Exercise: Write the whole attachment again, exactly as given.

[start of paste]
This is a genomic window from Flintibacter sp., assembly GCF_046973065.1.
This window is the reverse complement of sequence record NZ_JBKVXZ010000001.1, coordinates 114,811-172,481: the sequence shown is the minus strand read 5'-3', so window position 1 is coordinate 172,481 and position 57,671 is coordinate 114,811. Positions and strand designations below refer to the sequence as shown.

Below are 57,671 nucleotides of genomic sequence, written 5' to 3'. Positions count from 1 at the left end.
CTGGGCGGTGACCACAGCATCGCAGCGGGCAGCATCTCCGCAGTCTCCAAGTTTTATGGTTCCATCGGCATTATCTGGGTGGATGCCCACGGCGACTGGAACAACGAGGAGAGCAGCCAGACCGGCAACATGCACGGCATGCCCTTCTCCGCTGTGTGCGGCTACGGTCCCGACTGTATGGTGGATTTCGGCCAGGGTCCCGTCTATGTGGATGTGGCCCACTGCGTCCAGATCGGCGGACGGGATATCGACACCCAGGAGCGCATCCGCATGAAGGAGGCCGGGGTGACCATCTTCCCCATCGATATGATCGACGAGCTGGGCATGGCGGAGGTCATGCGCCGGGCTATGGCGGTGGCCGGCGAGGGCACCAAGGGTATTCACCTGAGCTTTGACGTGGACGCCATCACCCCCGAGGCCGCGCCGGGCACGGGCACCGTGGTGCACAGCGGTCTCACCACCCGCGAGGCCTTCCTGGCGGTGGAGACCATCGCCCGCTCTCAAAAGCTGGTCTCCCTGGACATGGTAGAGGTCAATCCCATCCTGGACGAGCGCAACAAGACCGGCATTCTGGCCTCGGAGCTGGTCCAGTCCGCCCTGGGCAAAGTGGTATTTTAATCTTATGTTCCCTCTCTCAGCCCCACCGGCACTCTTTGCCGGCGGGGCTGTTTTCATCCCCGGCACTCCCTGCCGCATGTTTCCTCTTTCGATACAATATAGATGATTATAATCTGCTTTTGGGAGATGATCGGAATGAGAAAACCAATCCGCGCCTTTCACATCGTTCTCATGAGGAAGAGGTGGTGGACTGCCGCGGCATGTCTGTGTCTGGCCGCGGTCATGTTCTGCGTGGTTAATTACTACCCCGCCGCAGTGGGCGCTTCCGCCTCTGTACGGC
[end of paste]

This is a genomic window from Flintibacter sp., assembly GCF_046973065.1.
This window is the reverse complement of sequence record NZ_JBKVXZ010000001.1, coordinates 114,811-172,481: the sequence shown is the minus strand read 5'-3', so window position 1 is coordinate 172,481 and position 57,671 is coordinate 114,811. Positions and strand designations below refer to the sequence as shown.

Below are 57,671 nucleotides of genomic sequence, written 5' to 3'. Positions count from 1 at the left end.
CTGGGCGGTGACCACAGCATCGCAGCGGGCAGCATCTCCGCAGTCTCCAAGTTTTATGGTTCCATCGGCATTATCTGGGTGGATGCCCACGGCGACTGGAACAACGAGGAGAGCAGCCAGACCGGCAACATGCACGGCATGCCCTTCTCCGCTGTGTGCGGCTACGGTCCCGACTGTATGGTGGATTTCGGCCAGGGTCCCGTCTATGTGGATGTGGCCCACTGCGTCCAGATCGGCGGACGGGATATCGACACCCAGGAGCGCATCCGCATGAAGGAGGCCGGGGTGACCATCTTCCCCATCGATATGATCGACGAGCTGGGCATGGCGGAGGTCATGCGCCGGGCTATGGCGGTGGCCGGCGAGGGCACCAAGGGTATTCACCTGAGCTTTGACGTGGACGCCATCACCCCCGAGGCCGCGCCGGGCACGGGCACCGTGGTGCACAGCGGTCTCACCACCCGCGAGGCCTTCCTGGCGGTGGAGACCATCGCCCGCTCTCAAAAGCTGGTCTCCCTGGACATGGTAGAGGTCAATCCCATCCTGGACGAGCGCAACAAGACCGGCATTCTGGCCTCGGAGCTGGTCCAGTCCGCCCTGGGCAAAGTGGTATTTTAATCTTATGTTCCCTCTCTCAGCCCCACCGGCACTCTTTGCCGGCGGGGCTGTTTTCATCCCCGGCACTCCCTGCCGCATGTTTCCTCTTTCGATACAATATAGATGATTATAATCTGCTTTTGGGAGATGATCGGAATGAGAAAACCAATCCGCGCCTTTCACATCGTTCTCATGAGGAAGAGGTGGTGGACTGCCGCGGCATGTCTGTGTCTGGCCGCGGTCATGTTCTGCGTGGTTAATTACTACCCCGCCGCAGTGGGCGCTTCCGCCTCTGTACGGC